Here’s a Jamaican-written history:

“1946: Actor Errol Flynn’s schooner Zaca docks in Kingston for repairs, Flynn discovers Port Antonio and then sails there, beginning his lifelong love affair with the area and reviving Porty as a secluded destination for the rich and famous.

Christopher Columbus arrived in Jamaica in 1494 and claimed it for Spain. He liked the island so much he returned four times. In 1655 the British took control, turning it into a colony. It was Errol Flynn, however, who really turned the international spotlight toward Port Antonio. The swashbuckling actor was a social swashbuckler in real life, and to this day the people of Porty love to tell tales about Flynn – many of them taller than the Blue Mountains.

No doubt, the hard-living, high-sporting Flynn enjoyed women, drinking, gambling, sailing, fishing and being a prankster. He was dead serious, however, about his love of Port Antonio and its prospects. Flynn’s very presence in Port Antonio in the 1950s helped attract celebrities and international attention.”

— Gentleman Tim

 

Crews of The Zaca

05 Sep

I think it would be great to collect and publish names of Zaca crew members since the days of the legendary schooner’s first launch in Sausalito nearly ninety years ago.

It’s been reported that Templeton Crocker’s Zaca had up to eighteen crew members, including on his circumnavigation of the world, and his legendary scientific expeditions. This included his personal valet, a doctor, and a photographer. From photos, it appears the Navy appears to have had that amount or even more crew.

The number of crew on Zaca when Errol sailed her appears to have varied.

Nail polish millionaire, Freddie Tinsley, certainly must have had some crew at times, mostly only a skeletal crew for dockside entertainment. It’s unclear, however, how often he actually sailed The Zaca.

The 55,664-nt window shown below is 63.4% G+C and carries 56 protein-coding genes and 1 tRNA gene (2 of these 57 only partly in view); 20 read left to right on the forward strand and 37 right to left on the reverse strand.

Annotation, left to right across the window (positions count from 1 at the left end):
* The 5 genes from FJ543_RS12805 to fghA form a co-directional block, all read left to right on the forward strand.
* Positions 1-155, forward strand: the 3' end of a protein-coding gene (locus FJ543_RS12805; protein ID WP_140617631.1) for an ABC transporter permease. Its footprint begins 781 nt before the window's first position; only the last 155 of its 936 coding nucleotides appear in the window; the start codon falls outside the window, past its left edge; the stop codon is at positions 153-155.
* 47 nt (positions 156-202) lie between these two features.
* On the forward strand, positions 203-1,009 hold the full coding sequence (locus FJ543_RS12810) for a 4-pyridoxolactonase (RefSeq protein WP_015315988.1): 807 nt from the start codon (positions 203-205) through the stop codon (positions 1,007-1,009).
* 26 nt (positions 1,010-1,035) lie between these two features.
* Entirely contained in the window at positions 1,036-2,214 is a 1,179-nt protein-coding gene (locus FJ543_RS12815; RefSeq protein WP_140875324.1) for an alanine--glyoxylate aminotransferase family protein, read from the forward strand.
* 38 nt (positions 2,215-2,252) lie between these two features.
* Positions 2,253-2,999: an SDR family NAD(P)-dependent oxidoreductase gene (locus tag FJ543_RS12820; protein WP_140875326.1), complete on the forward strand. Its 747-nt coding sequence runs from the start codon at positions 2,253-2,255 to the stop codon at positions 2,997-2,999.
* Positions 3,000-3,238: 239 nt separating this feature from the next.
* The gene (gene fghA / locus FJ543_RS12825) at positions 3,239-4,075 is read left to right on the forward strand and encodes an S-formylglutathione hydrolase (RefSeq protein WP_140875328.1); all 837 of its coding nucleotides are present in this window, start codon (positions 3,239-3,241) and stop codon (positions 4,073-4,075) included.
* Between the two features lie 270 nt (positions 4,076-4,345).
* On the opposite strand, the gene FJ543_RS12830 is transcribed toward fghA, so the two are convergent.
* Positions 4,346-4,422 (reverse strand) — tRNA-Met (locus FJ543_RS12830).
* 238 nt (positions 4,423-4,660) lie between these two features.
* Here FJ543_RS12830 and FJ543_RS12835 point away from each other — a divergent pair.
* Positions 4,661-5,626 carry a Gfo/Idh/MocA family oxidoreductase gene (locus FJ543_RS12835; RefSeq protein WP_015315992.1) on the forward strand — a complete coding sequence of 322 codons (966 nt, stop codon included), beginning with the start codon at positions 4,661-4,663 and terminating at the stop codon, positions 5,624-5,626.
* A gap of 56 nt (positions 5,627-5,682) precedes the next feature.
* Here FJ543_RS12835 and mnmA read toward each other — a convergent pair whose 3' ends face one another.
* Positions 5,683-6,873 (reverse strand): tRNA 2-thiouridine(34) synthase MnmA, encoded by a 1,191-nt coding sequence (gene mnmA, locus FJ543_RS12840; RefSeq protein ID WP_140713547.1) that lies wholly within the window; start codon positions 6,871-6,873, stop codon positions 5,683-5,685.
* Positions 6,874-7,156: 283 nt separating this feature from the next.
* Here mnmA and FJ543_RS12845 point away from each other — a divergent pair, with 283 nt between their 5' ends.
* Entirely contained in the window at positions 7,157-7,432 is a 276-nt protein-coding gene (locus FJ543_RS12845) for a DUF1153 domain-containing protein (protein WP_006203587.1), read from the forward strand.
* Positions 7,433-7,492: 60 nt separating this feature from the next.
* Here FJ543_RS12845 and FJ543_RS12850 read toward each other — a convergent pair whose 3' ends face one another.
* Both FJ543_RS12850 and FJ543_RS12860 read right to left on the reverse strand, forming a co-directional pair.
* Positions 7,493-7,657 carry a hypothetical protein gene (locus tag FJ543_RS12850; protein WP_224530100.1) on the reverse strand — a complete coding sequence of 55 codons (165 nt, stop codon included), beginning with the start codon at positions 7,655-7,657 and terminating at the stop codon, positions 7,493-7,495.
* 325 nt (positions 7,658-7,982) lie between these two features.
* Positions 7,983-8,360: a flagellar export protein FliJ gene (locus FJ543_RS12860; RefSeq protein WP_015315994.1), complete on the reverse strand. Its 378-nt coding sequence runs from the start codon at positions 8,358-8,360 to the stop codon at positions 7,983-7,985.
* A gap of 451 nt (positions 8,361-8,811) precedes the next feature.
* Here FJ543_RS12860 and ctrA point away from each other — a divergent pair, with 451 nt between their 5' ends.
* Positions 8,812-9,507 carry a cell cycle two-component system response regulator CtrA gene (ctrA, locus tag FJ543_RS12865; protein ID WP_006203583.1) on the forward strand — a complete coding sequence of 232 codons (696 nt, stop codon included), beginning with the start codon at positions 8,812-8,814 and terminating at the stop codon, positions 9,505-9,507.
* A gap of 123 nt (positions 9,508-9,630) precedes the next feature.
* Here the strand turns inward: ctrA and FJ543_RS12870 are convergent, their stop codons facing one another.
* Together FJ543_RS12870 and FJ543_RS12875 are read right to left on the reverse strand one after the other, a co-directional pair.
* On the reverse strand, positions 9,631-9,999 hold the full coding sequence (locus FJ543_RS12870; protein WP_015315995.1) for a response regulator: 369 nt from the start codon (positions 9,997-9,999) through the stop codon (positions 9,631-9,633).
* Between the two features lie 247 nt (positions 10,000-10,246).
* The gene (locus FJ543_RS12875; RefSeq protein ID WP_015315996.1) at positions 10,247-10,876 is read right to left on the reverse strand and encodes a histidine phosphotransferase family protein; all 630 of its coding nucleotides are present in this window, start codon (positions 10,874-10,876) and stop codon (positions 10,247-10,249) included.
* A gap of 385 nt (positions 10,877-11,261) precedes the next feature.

I am not certain if Joseph Rosenberg, Bernard Voisin or Phillip Coussins ever actually sailed Zaca.

Today’s Zaca – majestically restored and cared for by its current owner, Robert Memmo – has been said to day cruise out of Monaco with as few as four in its crew.

For the historical record, can anyone help name members of these various crews?
(Ahoy San Francisco Bay Area Marine Historians, Wallace Berry, WWII Navy Alumni Associations, Port Antonians, Bonny Cother, and Palma de Majorcans!!!)

1929 – 1942 – Templeton Crocker, San Francisco
1942 – 1945 – U.S. Navy – renamed “USS Zaca” “IX-73”, San Francisco
1945 – 1945 – War Shipping Administration
1945 – 1946 – Joseph Rosenberg, San Francisco
1946 – 1959 – Errol Flynn, San Francisco, Los Angeles, Jamaica, Mediterranean
1959 – 1965 – Freddie Tinsley, Palma de Mallorca to Villefranche Su Mer
1965 – 1990 – Bernard Voisin, Villefranche Su Mer
1990 – 1990 – Phillip Coussins, Villafranche Su Mer
1990 – 2017 – Robert Memmo, Monaco

LE “ZACA” DANS LE PORT DE FONTVIEILLE, MONACO.

Some of the crews can be seen in the videos below:

— Gentleman Tim

 

In the Words of Wallis

17 Aug

A Salute to Elvis on the Fortieth Anniversary of His Passing.

Hal Wallis had seen one of Elvis Presley’s appearances on the Dorsey Brothers Show, and before the performance was even over, he was making calls, trying to get Presley to come to Hollywood for a screen test. Wallis remembers his first impressions of Presley in his autobiography Starmaker:

“A test was necessary to determine if Elvis could act. I selected a scene for him to do with that very fine actor Frank Faylen. Elvis would play a young man just starting out in life and Faylen would play his father, holding him back. It was a difficult dramatic scene for an amateur. But I had to be sure. When I ran the test I felt the same thrill I experienced when I first saw Errol Flynn on the screen. Elvis, in a very different, modern way, had exactly the same power, virility, and sex drive. The camera caressed him.”

— Gentleman Tim

 

“The Leonardo of Leather”

24 Jul

He made Errol’s Robin Hood leather boots, and lent his horse Don to Errol for “Boots”. He was Bob Brown. Norman Rockwell declared him “The Leonardo of Leather”.

“Bob Brown’s first job was to create the tunic, belt, shoes and cap for Errol Flynn in The Adventures of Robin Hood. Other famous owners of Bob’s work are John Wayne, Roy Rogers, Dale Evans, Lash Larue, Sunset Carson, Hopalong Cassidy, Tex Williams and many many more. There is a story saying that Bob Brown was the one who taught John Wayne his famous walk.”

californiabountiful.com…

m.newsok.com…

— Gentleman Tim